On Thu, Apr 20, 2017 at 3:46 AM, Ashutosh Bapat <
ashutosh.ba...@enterprisedb.com> wrote:

> On Thu, Apr 20, 2017 at 7:47 AM, Jeff Janes <jeff.ja...@gmail.com> wrote:
> >
> > In cost_size.c, there is this comment block:
> >
> > +        * Note: in this cost model, AGG_SORTED and AGG_HASHED have
> exactly
> > the
> > +        * same total CPU cost, but AGG_SORTED has lower startup cost.
> If
> > the
> > +        * input path is already sorted appropriately, AGG_SORTED should
> be
> > +        * preferred (since it has no risk of memory overflow).  This
> will
> > happen
> > +        * as long as the computed total costs are indeed exactly equal
> ---
> > but
> > +        * if there's roundoff error we might do the wrong thing.  So be
> > sure
> > +        * that the computations below form the same intermediate values
> in
> > the
> > +        * same order.
> >
> > But, why should they have the same cost in the first place?  A sorted
> > aggregation just has to do an equality comparison on each adjacent pair,
> > which is costed as (cpu_operator_cost * numGroupCols) * input_tuples.   A
> > hash aggregation has to do a hashcode computation for each input, which
> > apparently is also costed at (cpu_operator_cost * numGroupCols) *
> > input_tuples.
> I suspect we don't cost this.
> > But it also has to do the equality comparison between the
> > input tuple and any aggregation it is about to be aggregated into, to
> make
> > sure the hashcode is not a false collision.  That should be another
> > (cpu_operator_cost * numGroupCols) * (input_tuples - numGroups),
> shouldn't
> > it?
> but cost this without numGroups.
>     /*
>      * The transCost.per_tuple component of aggcosts should be charged once
>      * per input tuple, corresponding to the costs of evaluating the
> aggregate
>      * transfns and their input expressions (with any startup cost of
> course
>      * charged but once).  The finalCost component is charged once per
> output
>      * tuple, corresponding to the costs of evaluating the finalfns.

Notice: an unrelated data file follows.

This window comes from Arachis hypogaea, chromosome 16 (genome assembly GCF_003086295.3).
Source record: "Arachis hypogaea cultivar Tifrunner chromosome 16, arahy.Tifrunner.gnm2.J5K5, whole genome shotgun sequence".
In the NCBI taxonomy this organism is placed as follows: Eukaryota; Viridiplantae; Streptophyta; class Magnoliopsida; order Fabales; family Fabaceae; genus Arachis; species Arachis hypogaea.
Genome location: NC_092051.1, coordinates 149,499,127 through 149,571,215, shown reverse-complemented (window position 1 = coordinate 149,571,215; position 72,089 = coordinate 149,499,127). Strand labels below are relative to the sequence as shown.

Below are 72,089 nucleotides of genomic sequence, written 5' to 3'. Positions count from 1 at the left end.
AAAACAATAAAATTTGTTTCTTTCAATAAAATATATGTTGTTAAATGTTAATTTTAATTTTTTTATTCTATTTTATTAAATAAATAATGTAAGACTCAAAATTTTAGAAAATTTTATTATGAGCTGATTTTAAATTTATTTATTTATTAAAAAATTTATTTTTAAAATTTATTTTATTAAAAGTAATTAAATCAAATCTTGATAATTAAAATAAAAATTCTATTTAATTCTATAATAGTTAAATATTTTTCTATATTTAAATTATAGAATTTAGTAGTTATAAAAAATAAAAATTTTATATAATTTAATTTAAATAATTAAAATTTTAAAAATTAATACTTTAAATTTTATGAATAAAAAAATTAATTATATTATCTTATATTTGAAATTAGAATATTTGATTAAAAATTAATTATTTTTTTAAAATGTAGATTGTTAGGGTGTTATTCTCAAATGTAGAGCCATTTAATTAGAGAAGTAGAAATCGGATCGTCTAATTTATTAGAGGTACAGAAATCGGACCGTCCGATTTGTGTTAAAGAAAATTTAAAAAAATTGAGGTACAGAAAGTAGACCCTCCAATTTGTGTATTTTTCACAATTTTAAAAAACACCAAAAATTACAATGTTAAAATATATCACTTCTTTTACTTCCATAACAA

>      *
>      * If we are grouping, we charge an additional cpu_operator_cost per
>      * grouping column per input tuple for grouping comparisons.
>      *

The hash join code uses cpu_operator_cost * num_hashclauses (in
initial_cost_hashjoin), so I was going by analogy with that in interpreting
what kind of grouping comparison it was referring to here--the initial hash
comparison or the final full-data comparison.  But yeah, I can see how it
was probably meant the other way.  Regardless, it seems like something is
getting overlooked.  The way final_cost_hashjoin charges for the actual
data comparison is via pg_proc.procost, rather than just assuming 1.0.  I
don't know if we would want to go to that effort in cost_agg or not; I
assume that there was a reason the code was put in final_cost_hashjoin
rather than initial_cost_hashjoin.  Anyway, assuming 1.0 is going to be a
lot closer to reality than assuming 0.0 is, if we don't want to go through
the work of looking up the actual procost.

The initial_cost_hashjoin also throws in an addition of cpu_tuple_cost, "to
model the costs of inserting the row into the hashtable". Based on the
gprof and perf output of some very simple aggregates, I would say that
cpu_tuple_cost is if anything an underestimate, and that it applies to all
the hash table look ups, whether they end up inserting (about numGroups) or
finding an existing one (approximately input_tuples - numGroups).
Currently in AGG_HASHED that is charged only for numGroups, although I
don't know if that charge is for inserting into the hash table, or for
walking the hash table at the end, projecting out tuples.   That it is
charged to total_cost rather than startup_cost suggests it is meant to
apply to walking the hash table at the end, rather than inserting into it.
Maybe it should be charged both on the way in and on the way out?

> The reason may be that hashing isn't as costly as a comparison. I
> don't how true is that.

In a simple test case aggregating on md5(random()::text) strings, according
to gprof, it spends about 3 times more time in texteq than it does in
hash_any.  (And ~10% of those hash_any calls are not part of the
AGG_HASHED, but other code paths ).  But according to perf, it is only
about 40% more time in texteq.  I think I'd probably go with perf over
gprof here.

Both gprof and perf agree that tuplehash_insert and ExecStoreMinimalTuple
are quite a bit more expensive than either texteq or hash_any.  This is
with large hash tables (25 million tuples hashed to 3 million aggregates)
and I think a lot of the time goes to CPU cache misses, so they might not
be so bad if the hash tables were smaller.  I don't know how to model this,
though, if we need it to be accurate over both regimes.



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